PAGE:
Counseling Services Office Holds Vigil for Suicide Prevention Day

September 11, 2019 Grace Sosa, Staff Writer

(ABILENE, Texas) In honor of National Suicide Prevention Day, HSU’s Office of Counseling Services and mental health peer mentors held a vigil to remember loved ones lost to suicide and reflect on the impact suicide can have on a community. Faculty, staff, and students stood in solidarity with each other, held their candles, and wrote the names of people in their lives who have been affected by suicide. The candlelight vigil was held on Tuesday at 9 p.m. at the Alumni Wall.

Stronger Together

Suicide Prevention Candlelight Vigil
Suicide Prevention Candlelight Vigil

Nikki Rhodes, director of counseling services, says she has wanted to plan a vigil since she came to HSU. “The event is meant to be a prayerful time centered around communion,” she said. “We want to bring our community together to strengthen the different groups of people who have struggled because of suicide, whether they have lost someone, or they have considered suicide.”

HSU’s mental health peer mentors are trained to be a listening ear to students who may not want to see a counselor. Many of them hope to work in helping professions, including counseling and social work, or they have struggled with mental health themselves. This year’s mental health peer mentors are Joshua Pruitt, Miranda Stewart, Hannah Beth Neighbors, Abigail Monigold, and Maranda Westbrook.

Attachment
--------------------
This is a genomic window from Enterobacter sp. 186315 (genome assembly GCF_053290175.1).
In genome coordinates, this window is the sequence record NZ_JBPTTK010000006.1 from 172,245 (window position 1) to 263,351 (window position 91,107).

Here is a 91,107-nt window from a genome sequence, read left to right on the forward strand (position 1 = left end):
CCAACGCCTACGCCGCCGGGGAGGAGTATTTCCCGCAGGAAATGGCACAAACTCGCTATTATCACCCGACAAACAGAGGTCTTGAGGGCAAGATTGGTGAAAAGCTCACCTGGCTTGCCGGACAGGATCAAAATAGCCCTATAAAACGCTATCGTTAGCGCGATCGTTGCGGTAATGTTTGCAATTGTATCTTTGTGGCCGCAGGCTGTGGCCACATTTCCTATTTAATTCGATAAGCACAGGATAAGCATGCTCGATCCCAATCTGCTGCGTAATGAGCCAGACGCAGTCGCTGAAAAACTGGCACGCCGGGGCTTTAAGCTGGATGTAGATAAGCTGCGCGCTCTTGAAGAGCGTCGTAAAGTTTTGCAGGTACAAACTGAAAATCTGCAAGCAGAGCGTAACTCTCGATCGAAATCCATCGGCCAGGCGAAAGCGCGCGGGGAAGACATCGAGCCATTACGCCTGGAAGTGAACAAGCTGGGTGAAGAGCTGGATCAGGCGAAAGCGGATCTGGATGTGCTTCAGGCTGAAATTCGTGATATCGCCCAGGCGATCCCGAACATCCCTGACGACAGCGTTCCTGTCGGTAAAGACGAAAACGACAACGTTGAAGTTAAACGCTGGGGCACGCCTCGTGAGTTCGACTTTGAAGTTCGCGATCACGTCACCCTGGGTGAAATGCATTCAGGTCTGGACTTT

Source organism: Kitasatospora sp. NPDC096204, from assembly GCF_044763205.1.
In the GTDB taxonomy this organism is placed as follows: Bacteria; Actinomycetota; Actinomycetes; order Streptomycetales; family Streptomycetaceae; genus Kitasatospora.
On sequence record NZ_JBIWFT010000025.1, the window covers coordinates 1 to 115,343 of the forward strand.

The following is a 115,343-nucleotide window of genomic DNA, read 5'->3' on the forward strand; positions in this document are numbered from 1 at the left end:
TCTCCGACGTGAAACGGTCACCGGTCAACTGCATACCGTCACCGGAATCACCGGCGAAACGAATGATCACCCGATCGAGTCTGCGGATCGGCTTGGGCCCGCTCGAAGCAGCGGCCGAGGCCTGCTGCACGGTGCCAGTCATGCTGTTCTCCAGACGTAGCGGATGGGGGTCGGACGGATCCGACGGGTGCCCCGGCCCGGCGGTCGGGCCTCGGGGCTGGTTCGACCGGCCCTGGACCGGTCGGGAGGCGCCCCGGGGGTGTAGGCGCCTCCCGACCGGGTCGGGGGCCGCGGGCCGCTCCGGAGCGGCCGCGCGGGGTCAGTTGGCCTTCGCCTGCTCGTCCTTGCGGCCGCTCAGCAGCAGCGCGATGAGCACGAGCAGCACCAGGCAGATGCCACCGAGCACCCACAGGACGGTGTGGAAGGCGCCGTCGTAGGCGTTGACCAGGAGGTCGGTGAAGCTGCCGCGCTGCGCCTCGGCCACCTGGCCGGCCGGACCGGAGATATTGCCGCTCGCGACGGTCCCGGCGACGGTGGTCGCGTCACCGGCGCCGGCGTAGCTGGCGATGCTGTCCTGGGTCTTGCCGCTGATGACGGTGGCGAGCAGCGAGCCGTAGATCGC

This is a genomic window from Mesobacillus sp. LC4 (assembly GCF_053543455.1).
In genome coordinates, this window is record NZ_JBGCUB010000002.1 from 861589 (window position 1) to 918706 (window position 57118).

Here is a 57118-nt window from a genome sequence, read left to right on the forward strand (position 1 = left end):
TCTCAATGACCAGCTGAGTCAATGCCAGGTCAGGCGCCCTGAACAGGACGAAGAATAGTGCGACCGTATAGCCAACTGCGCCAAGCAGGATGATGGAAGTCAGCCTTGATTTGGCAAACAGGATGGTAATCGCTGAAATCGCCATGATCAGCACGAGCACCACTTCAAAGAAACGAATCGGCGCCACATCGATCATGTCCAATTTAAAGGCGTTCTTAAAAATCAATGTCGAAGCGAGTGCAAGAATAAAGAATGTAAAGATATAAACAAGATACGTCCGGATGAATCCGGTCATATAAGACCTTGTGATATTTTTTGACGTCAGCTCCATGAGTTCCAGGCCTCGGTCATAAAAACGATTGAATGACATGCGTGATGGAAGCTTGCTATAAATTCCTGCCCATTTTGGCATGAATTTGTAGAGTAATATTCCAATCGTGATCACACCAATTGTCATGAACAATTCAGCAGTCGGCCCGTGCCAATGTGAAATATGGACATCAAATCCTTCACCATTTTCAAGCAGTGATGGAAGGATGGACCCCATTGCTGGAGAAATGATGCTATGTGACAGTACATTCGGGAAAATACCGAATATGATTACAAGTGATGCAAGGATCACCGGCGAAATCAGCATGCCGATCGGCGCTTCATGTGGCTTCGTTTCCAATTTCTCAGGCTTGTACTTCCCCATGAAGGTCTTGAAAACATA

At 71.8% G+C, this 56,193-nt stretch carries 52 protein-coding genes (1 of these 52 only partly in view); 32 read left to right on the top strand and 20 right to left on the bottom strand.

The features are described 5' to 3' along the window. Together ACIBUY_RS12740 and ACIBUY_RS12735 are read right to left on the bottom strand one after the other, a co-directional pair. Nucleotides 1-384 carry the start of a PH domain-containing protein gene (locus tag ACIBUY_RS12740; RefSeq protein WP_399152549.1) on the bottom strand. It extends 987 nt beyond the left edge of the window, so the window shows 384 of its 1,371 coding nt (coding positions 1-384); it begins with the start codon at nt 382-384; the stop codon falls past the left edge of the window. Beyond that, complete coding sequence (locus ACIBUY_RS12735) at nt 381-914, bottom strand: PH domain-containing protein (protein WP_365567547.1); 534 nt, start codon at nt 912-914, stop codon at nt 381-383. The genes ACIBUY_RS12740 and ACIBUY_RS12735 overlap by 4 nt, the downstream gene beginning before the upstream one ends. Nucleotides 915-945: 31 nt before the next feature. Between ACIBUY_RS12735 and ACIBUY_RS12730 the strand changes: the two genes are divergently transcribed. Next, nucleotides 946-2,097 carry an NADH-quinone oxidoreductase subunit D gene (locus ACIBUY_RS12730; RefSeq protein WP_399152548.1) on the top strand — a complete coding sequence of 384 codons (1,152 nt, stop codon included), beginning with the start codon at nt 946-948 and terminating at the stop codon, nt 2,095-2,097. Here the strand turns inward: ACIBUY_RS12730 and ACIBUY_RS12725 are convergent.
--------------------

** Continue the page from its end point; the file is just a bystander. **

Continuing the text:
A Supportive Community

Miranda Stewart speaks at the vigil
Miranda Stewart speaks at the vigil.

Stewart led much of the vigil, addressing each group in attendance: people who have lost someone to suicide, people who are supporting their friends and family who have considered suicide, people who have experienced suicidal thoughts or attempted suicide, and people who are currently considering taking their lives. She offered prayer for all groups, reminding them that, “As a community, we shoulder the weight of suicide together.”

Stewart encouraged all in attendance to continue the hard and holy work of saving lives. “Community is a big part of healing,” she said. “I chose to be a mental health peer mentor to be a point person for mental health on campus.”

The mental health peer mentors are planning other events for the year to normalize issues around mental health. Events such as ShareLight give students a space to speak about their struggles and feel supported by the HSU community.

In addition to talking with a mental health peer mentor, students can contact university counseling services at 325-671-2272 or by visiting Moody Student Center, Room 208.

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